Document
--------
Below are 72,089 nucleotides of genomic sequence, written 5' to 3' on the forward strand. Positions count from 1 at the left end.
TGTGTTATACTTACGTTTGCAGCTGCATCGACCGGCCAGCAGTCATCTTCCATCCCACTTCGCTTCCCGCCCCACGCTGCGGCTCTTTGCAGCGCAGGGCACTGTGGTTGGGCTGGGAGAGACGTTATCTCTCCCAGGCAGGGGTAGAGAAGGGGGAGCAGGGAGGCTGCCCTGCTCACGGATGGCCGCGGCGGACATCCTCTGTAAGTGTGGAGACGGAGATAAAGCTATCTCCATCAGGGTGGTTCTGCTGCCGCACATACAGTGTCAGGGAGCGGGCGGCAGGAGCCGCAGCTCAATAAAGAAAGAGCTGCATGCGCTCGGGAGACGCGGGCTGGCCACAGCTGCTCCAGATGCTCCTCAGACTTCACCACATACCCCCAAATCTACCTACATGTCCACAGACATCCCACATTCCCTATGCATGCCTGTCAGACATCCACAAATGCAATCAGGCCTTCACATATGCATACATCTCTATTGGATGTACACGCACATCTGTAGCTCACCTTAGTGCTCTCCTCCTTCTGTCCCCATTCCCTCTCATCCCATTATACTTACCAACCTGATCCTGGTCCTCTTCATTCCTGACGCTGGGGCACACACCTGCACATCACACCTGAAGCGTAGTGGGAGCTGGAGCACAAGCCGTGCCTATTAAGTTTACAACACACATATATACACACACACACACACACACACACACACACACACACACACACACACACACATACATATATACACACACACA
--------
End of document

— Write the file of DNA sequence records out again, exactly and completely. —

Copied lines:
Below are 72,089 nucleotides of genomic sequence, written 5' to 3' on the forward strand. Positions count from 1 at the left end.
TGTGTTATACTTACGTTTGCAGCTGCATCGACCGGCCAGCAGTCATCTTCCATCCCACTTCGCTTCCCGCCCCACGCTGCGGCTCTTTGCAGCGCAGGGCACTGTGGTTGGGCTGGGAGAGACGTTATCTCTCCCAGGCAGGGGTAGAGAAGGGGGAGCAGGGAGGCTGCCCTGCTCACGGATGGCCGCGGCGGACATCCTCTGTAAGTGTGGAGACGGAGATAAAGCTATCTCCATCAGGGTGGTTCTGCTGCCGCACATACAGTGTCAGGGAGCGGGCGGCAGGAGCCGCAGCTCAATAAAGAAAGAGCTGCATGCGCTCGGGAGACGCGGGCTGGCCACAGCTGCTCCAGATGCTCCTCAGACTTCACCACATACCCCCAAATCTACCTACATGTCCACAGACATCCCACATTCCCTATGCATGCCTGTCAGACATCCACAAATGCAATCAGGCCTTCACATATGCATACATCTCTATTGGATGTACACGCACATCTGTAGCTCACCTTAGTGCTCTCCTCCTTCTGTCCCCATTCCCTCTCATCCCATTATACTTACCAACCTGATCCTGGTCCTCTTCATTCCTGACGCTGGGGCACACACCTGCACATCACACCTGAAGCGTAGTGGGAGCTGGAGCACAAGCCGTGCCTATTAAGTTTACAACACACATATATACACACACACACACACACACACACACACACACACACACACACACACACACATACATATATACACACACACA